After COP28, this year's U.N. climate summit, wrapped up last week, representatives from nearly 200 countries signed a pact to transition from fossil fuels and to stop emitting carbon dioxide into the atmosphere by 2050. The annual Conference of the Parties (COP) brings together diplomats to discuss climate change under the UN Framework Convention on Climate Change. Several experts associated with the Ralph O'Connor Sustainable Energy Institute (ROSEI) at Johns Hopkins University attended COP28, including Ben Zaitchik, professor of earth and planetary sciences at the Krieger School of Arts and Sciences; Nick Zhang, a doctoral candidate in the Whiting School of Engineering's Department of Materials Science and Engineering; and Dan Kammen, a professor of energy at the University of California, Berkeley, who is on ROSEI's advisory board.
This year's agreement made international news when nations committed to phasing out the use of gas, oil, and coal and transitioning to wind, solar, and other renewable alternatives over the next 30 years.
In a conversation with the Hub, Benjamin Link, managing director of ROSEI, offered thoughts on the pact's promise and shortcomings, as well as changes we can hope to see before COP29 in November 2024.
What is the significance of having diplomats from nearly 200 countries approve a global pact to "transition away from fossil fuels?"
For nearly three decades, countries participating in COP meetings have refused to single out fossil fuel use for transportation, power generation, and materials production as a primary driver of human-caused climate change, even though the science behind the greenhouse effect has been clear for all this time. So, the fact that the final resolution document produced from COP28 included the call to "transition away from fossil fuels" is important and long overdue.
After the creation of the pact was announced, some criticized it publicly. What were those criticisms, and are they valid?
The critiques of this year's COP resolution are largely centered on scale of action, that we're taking baby steps as a collection of nations when what's really needed is to move by leaps and bounds. I think we need to agree on society-wide structural changes to how we build, what propels our vehicles, and how we generate electricity. Broadly, we have much of the technology to move us toward renewable energy and fuels. We require consistent political leadership and policy to drive the transition.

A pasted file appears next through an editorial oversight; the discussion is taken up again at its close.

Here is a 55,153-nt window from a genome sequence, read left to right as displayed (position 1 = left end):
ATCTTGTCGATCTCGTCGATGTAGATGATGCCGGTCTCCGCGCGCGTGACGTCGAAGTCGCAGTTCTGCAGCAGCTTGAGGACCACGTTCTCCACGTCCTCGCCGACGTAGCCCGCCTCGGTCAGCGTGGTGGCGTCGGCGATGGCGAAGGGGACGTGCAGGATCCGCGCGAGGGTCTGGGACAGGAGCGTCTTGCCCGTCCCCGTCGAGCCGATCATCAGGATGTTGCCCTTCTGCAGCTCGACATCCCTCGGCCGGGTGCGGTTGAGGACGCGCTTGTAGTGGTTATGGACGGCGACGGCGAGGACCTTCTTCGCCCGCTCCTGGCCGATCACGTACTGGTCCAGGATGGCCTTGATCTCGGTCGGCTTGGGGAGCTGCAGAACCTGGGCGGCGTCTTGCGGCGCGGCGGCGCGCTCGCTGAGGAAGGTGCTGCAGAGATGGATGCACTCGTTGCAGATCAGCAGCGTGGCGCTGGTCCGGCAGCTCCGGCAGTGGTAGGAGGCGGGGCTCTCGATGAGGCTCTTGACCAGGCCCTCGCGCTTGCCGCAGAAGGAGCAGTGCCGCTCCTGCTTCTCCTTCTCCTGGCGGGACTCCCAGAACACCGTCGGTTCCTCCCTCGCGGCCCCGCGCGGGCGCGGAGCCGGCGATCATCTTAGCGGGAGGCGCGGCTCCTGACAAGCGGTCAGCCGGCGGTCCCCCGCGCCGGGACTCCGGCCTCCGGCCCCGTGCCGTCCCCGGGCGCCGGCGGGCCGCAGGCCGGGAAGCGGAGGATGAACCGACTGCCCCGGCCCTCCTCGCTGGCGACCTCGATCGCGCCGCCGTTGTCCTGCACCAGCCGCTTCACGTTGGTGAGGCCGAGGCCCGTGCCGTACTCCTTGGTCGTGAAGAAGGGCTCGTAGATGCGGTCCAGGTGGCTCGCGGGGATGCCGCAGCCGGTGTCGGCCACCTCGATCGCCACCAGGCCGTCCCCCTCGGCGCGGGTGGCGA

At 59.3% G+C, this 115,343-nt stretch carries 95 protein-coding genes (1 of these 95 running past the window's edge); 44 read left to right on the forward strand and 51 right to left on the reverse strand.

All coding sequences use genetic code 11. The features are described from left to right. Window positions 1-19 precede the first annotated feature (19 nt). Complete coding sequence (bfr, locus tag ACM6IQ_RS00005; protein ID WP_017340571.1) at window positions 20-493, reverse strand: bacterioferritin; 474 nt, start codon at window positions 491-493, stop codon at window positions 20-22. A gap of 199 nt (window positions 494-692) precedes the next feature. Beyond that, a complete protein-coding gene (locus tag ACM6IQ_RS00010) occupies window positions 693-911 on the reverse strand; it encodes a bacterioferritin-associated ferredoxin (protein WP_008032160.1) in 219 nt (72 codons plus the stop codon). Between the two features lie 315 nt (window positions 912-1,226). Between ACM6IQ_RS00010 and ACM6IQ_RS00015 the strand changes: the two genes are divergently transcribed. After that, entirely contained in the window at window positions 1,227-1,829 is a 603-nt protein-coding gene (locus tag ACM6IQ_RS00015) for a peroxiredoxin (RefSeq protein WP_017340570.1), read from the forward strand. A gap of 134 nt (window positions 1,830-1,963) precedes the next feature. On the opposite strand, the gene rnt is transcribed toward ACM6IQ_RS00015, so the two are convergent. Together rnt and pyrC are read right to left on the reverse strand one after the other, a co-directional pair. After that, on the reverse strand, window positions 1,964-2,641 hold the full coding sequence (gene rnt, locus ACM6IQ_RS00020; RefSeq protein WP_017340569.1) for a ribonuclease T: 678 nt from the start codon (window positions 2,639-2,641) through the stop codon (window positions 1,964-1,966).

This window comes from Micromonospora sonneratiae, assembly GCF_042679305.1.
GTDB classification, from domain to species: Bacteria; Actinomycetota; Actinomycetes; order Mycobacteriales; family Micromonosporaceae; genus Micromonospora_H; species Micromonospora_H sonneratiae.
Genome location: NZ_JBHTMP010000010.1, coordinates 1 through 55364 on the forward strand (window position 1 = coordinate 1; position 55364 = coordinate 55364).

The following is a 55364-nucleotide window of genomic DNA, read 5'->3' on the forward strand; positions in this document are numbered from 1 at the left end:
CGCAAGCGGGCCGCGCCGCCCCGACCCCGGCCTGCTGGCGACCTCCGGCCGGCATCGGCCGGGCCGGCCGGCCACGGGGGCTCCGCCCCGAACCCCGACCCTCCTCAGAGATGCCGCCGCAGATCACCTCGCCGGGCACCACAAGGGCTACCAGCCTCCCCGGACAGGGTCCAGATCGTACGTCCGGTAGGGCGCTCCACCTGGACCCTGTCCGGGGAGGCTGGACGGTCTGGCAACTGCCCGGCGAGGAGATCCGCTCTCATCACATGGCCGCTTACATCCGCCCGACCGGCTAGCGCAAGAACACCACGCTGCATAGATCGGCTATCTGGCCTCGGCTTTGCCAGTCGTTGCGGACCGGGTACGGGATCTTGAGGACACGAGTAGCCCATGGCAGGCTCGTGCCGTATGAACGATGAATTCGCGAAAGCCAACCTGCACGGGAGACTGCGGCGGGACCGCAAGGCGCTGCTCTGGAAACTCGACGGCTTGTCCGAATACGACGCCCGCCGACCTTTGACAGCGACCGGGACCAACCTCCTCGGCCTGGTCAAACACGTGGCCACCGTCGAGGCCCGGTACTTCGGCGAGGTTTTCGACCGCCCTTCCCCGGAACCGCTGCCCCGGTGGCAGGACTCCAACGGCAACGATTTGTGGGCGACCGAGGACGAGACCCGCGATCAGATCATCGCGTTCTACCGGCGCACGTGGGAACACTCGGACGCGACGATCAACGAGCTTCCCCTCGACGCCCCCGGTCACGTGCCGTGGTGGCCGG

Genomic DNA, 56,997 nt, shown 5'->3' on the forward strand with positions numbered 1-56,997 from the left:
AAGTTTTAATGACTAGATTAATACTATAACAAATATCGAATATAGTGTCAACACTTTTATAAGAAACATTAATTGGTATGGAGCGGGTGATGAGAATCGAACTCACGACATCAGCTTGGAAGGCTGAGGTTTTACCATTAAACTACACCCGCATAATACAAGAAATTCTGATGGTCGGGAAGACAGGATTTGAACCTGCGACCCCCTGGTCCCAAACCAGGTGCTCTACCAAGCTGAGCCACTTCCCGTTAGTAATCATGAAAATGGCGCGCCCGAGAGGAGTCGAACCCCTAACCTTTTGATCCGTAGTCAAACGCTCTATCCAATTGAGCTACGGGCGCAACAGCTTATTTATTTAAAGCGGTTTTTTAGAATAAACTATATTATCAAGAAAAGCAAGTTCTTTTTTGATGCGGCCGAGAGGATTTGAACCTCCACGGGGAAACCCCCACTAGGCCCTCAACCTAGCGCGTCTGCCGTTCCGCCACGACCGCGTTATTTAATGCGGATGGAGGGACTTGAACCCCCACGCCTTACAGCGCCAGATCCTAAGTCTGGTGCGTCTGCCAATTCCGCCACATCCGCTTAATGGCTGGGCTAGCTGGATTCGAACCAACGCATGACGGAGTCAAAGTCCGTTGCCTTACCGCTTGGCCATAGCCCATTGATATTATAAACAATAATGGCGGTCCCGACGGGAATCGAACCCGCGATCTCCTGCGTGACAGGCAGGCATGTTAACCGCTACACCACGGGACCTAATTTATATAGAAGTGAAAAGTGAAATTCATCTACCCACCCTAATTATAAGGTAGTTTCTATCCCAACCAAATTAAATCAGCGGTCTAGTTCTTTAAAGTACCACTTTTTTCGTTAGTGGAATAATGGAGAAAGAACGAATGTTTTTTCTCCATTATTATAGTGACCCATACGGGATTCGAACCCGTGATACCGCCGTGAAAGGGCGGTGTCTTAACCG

Another critique of the COP28 meeting is the continued underfunding of financial mechanisms for the Global South (various developing countries in the southern hemisphere) to progress their energy transitions. We all share a single atmosphere, so our progress toward global climate goals can be only as successful as the clean energy transitions of countries that lack the capital investments needed to build out the new energy economies. This investment in energy justice will yield an excellent return on investment for planet Earth.
What changes should we hope to see before COP29 to indicate a successful year for combating global climate change?
That's a great question, and it's so important that we hold ourselves accountable from one COP to the next. The COP meetings are a bit like the Olympics or the World Cup. The real work takes place in the days, weeks, and months in between the COP meetings, punctuated by the big splashy event with big headlines attached. Progress will be measured by our success in operationalizing the just-agreed-upon goal to triple renewable energy among participant countries by 2030. What does this look like for the U.S., India, China, and Nigeria? The target setting at COPs is relatively easy compared with the implementation work that follows. ROSEI is at the front line of implementation efforts, zooming down to analyze specific terawatts and MMBTus (British thermal units) of fossil gas across economic sectors to figure out how we get from here to there.
We have an enormous contribution to make at Hopkins because we bring to bear energy technologists, economists, emissions modelers, and policy experts whose collective efforts can map out energy transition pathways for any country in the world.
The deep challenge of climate change is one of collaboration and compromise. Success looks like unselfish teamwork rather than individual heroes. COP28 added new dots of progress to the global patchwork of decarbonization efforts. Hopkins and ROSEI will take these dots and connect away.